How to Get Out of Debt, According to a Woman Who Paid Off $300,000 in 3 Years

A picture of Bernadette Joy, who paid off $300,000 of debt in 3 years Courtesy of Bernadette Joy

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Bernadette Joy never expected to find herself $300,000 in debt. 

Throughout her 20s, she’d partaken in the standard vices that came with living in New York, like shopping on Fifth Avenue and buying extra rounds of drinks, but she hadn’t incurred debt in the process.

But entering her 30s in Charlotte, North Carolina, Joy and her husband found themselves owing $72,000 in student loans from her MBA, $180,000 from their home’s mortgage, and $57,000 from their rental property’s mortgage. 

On top of that, she was toiling away at the dress rental service she founded. As a new entrepreneur, she knew the debt would get in the way of her pursuit of financial security. “I had so much shame around money. Outwardly, it looked like I had my s**t together, then inside I was slowly dying,” she says.

After some personal low points (her first step was “crying my eyeballs out,” she says) and self-reflection, Joy, now 35, rallied and looked at her total debt amount. She pored over the terms of her student loan debt, evaluated her budget, and started striking through the line items that didn’t matter. 

She and her husband paid down more than $25,000 of her student loan debt three months after her April 2016 graduation from grad school. Excited by the win, she turned to Instagram. She took a leap and shared an update on the debt she’d paid off so far. 

“I knew if I said I was going to finish this goal of mine and I told people about it, it would force me to do it. What I did not expect is that my DMs would get flooded with acquaintances, friends, [and] family members who I thought would be the ones judging me. Instead they were supportive and asking for advice so they could do what I do.”

Using a strategy later defined under the acronym “CRUSH,” Joy found additional income streams (for example, renting out a room in her home to a family member), cut out all discretionary expenses she didn’t love, and funneled those savings into a self-directed debt payoff plan that erased all $300,000 of debt in three years. 

Joy’s story is an extreme example, but her concrete advice and refreshing transparency about money offers valuable takeaways for how creative debt management can be.

Inspired by her success, she said, her friends and family now refer to their own money wins as “pulling a Bernadette.” Joy now runs a company, Crush Your Money Goals, where she helps others get out of debt through classes and community accountability.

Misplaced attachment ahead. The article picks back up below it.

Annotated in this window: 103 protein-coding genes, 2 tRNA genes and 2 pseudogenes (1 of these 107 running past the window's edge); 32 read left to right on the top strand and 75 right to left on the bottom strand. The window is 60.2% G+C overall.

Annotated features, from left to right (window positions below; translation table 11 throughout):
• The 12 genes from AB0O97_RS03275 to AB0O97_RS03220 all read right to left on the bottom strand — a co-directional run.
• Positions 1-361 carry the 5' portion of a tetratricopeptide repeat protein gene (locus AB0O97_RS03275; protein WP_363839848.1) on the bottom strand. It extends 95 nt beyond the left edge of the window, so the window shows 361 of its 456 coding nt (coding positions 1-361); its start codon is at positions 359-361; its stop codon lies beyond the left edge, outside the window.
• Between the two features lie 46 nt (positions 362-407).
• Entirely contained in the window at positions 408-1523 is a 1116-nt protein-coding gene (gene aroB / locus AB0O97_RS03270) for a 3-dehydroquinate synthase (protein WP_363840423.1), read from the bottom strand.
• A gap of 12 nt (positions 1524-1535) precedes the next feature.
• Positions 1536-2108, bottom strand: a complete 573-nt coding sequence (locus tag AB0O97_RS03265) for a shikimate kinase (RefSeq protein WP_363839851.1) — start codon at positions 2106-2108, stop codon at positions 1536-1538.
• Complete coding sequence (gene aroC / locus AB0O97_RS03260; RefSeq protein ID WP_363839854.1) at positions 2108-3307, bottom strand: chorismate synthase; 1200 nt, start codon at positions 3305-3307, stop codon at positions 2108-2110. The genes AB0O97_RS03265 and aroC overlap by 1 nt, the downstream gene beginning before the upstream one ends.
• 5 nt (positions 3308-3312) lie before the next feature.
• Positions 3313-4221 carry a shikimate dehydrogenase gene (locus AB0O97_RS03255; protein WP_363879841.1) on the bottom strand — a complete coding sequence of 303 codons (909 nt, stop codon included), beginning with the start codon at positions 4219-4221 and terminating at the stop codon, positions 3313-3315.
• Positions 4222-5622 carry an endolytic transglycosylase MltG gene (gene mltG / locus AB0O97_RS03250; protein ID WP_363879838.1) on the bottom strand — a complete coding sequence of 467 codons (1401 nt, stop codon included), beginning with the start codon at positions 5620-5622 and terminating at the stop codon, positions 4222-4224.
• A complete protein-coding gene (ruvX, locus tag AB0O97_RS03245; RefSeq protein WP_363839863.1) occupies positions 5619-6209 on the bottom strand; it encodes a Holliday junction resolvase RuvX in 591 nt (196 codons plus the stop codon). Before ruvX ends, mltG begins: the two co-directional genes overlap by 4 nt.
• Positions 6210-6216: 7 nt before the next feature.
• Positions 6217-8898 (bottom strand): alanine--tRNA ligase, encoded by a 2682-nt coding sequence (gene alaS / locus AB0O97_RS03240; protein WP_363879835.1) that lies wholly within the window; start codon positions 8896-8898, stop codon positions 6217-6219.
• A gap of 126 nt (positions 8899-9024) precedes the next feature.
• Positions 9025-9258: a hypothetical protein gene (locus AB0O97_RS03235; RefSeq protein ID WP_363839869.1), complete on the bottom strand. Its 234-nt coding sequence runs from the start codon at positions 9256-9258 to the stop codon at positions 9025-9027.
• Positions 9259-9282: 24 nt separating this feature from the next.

If you’ve found yourself in a mound of debt, you’re not alone. The average American carries about $38,000 in personal debt (not including mortgages), according to a 2018 study from Northwestern Mutual. And especially since the COVID-19 pandemic started, debt has been a significant source of anxiety for Americans. 

Compounding this is a deep shame around talking about money in the United States. It’s important to note that having debt — no matter how it was incurred — is not a moral or social failing. It is a stressful part of life, but it can be managed. Those who’ve managed to pay down their debt describe a profound sense of financial security and ownership.

We asked Joy and two other debt management experts about their advice for people pursuing their own debt-free future.

Build an Emergency Fund

The first step to paying off debt is putting yourself on firmer financial ground. 

Without a backstop of emergency savings, you’ll fall behind on debt payments whenever unexpected expenses arise. 

Every financial expert seems to have a different opinion on how much should be saved in an emergency fund. Joy advises people who are starting from nothing to save one month’s worth of expenses, before beginning to pay down their debt. “I consider it a severance package to myself. I know I have 30 days for mental clarity,” she says.

One helpful exercise is to identify what you consider to be a financial emergency, says Kimberly Zimmerman Rand, principal at Boston financial counseling firm Dragonfly Financial Solutions LLC. For one person, it could be their car breaking down on the way to work; for another, it could be an allergy flare-up that lands them in the ER. “Once they’ve identified that keep-you-up-at-night emergency, assign a dollar amount to that. I recommend that be the foundational level of savings before aggressively paying down debt.”